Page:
Depth chart: At least somewhat due to a foot injury, White (above, on right) fell down the depth chart this spring. Junior Jonathan Jones entrenched himself as the backup Mike linebacker behind senior Te’von Coney, while sophomore Jordan Genmark-Heath moved from safety late in the spring and immediately positioned himself as the backup at Buck behind fifth-year Drue Tranquill. At best, White is in the mix with early-enrolled freshmen Jack Lamb and Bo Bauer on the defense’s third-string.
Recruiting: A consensus three-star recruit, White chose Notre Dame from a lengthy offer list including the likes of LSU, Michigan and Ohio State.

CAREER TO DATE
White saw no action his freshman season, preserving a year of eligibility.

SPRING
White never came up in conversation this spring, though that certainly traces in part to his foot being in a boot with crutches at his side for much of the stretch.

WHAT WAS PROJECTED A YEAR AGO
“Every tackle White records on defense should register with some amount of surprise. There are simply too many established veterans ahead of him for White to see much, if any, playing time this season on that side of the ball.

“But that does not mean a year spent preserving eligibility is on the horizon. It does not even mean White will not log tackles.

“Notre Dame’s lack of defensive depth stood out in spring practice whenever the view turned to special teams. Most pertinently, Irish special teams coordinator Brian Polian lamented the dearth of available bodies for his kick and punt coverage units. White could be a prime candidate to help out in those regards, and given his penchant for finding the ballcarrier, he could tally as many as 10 tackles, which, given only a smattering of chances, is actually a notable figure.

“The transfer of junior Josh Barajas (to FCS-level Illinois State) does open an opportunity for White to see some mop-up duty at linebacker, but sophomores Jonathan Jones and Jamir Jones (no relation) would theoretically be ahead of White in those spots.”

2018 OUTLOOK
When Tranquill moved to the interior role of Buck linebacker, he greatly reduced the chances of White seeing time this season. Rather than Jones or one of the freshmen earning starting honors and White working as the backup, each of those roles was knocked down a rung, not to mention Genmark-Heath joined the fray.

All that is to say, White should see time on special teams this season, but that may end up the extent of his work.

DOWN THE ROAD
Part of White’s fall down the depth chart is a credit to the linebackers coming in behind him. Bauer and Lamb — and in a different respect, early-enrolled Ovie Oghoufo and incoming freshman Shayne Simon — were brought in by former defensive coordinator Mike Elko and new defensive coordinator (and linebackers coach) Clark Lea. Elko and Lea knew what they were looking for to fit their system. They targeted Bauer and Lamb and Co. with that in mind.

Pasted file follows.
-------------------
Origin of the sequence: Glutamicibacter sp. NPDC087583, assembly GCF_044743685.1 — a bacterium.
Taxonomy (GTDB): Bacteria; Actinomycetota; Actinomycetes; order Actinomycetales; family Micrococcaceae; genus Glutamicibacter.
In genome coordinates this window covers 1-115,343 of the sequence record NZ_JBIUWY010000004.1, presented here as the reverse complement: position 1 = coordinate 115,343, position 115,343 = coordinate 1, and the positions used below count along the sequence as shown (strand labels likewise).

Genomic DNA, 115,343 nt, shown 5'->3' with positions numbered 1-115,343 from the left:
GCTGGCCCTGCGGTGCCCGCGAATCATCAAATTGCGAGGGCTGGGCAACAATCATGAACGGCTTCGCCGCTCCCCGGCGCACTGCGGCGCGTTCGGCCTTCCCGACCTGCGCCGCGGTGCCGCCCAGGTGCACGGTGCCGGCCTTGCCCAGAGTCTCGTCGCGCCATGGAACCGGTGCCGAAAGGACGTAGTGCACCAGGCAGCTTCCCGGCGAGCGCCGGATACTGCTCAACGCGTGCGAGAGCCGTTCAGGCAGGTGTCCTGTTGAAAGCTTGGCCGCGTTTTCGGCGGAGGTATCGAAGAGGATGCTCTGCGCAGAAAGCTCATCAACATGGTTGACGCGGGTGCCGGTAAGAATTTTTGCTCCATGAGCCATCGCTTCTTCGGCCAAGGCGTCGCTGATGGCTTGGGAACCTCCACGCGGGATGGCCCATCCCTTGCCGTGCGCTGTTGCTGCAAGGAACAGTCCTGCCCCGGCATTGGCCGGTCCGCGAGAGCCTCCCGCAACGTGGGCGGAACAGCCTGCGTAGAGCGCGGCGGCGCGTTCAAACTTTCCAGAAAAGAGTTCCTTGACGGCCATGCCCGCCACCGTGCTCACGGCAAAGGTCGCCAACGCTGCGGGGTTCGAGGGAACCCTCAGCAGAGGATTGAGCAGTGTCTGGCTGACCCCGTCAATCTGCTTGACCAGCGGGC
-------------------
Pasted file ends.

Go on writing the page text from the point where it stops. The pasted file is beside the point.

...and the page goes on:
Could White move back up the depth chart? Of course. Coney and Tranquill will be at the next level in a year, and even if Jones and Genmark-Heath establish themselves as the backups du jour, that is still a big step from proving worthy of a starter’s workload. White will have that chance next offseason, albeit alongside the two frontrunners, the current class of freshmen and a few more in the recruiting class of 2019 (starting with consensus four-star linebabckers Osita Ekwonu).

NOTRE DAME 99-to-2:
No. 99 Jerry Tillery, defensive tackle, senior
No. 98 Ja’Mion Franklin, defensive tackle, incoming freshman
No. 97 Micah Dew-Treadway, defensive tackle, senior
No. 95 Myron Tagovailoa-Amosa, defensive tackle, sophomore
No. 94 Darnell Ewell, defensive tackle, sophomore
No. 91 Ade Ogundeji, defensive end, junior
No. 89 Brock Wright, tight end, sophomore
No. 88 Javon McKinley, receiver, junior
No. 87 Michael Young, receiver, sophomore
No. 86 Alizé Mack, tight end, senior
No. 85 George Takacs, tight end, early-enrolled freshman
No. 85 Tyler Newsome, punter and captain, fifth-year senior
No. 84 Cole Kmet, tight end, sophomore
No. 83 Chase Claypool, receiver, junior
No. 82 Nic Weishar, tight end, fifth-year senior
No. 81 Miles Boykin, receiver, senior
No. 80 Micah Jones, receiver, early-enrolled freshman
No. 78 Tommy Kraemer, right guard, junior
No. 76 Dillan Gibbons, offensive lineman, sophomore
No. 75 Josh Lugg, offensive lineman, sophomore
No. 74 Liam Eichenberg, starting left tackle, junior
No. 72 Robert Hainsey, right tackle, sophomore
No. 71 Alex Bars, left guard and captain, fifth-year senior
No. 70 Luke Jones, offensive lineman, incoming freshman
No. 69 Aaron Banks, offensive tackle, sophomore
No. 68 Jarrett Patterson, offensive tackle, incoming freshman
No. 60 Cole Mabry, offensive tackle, incoming freshman
No. 57 Trevor Ruhland, offensive lineman, senior
No. 57 (theoretically) Jayson Ademilola, defensive tackle, incoming freshman
No. 56 John Dirksen, offensive lineman, incoming freshman
No. 55 Jonathan Bonner, defensive tackle, fifth-year senior
No. 54 John Shannon, long snapper, junior
No. 53 Khalid Kareem, defensive end, junior
No. 53 Sam Mustipher, center and captain, fifth-year senior
No. 52 Bo Bauer, linebacker, early-enrolled freshman
No. 47 Kofi Wardlow, defensive end, sophomore
No. 45 Jonathan Jones, linebacker, junior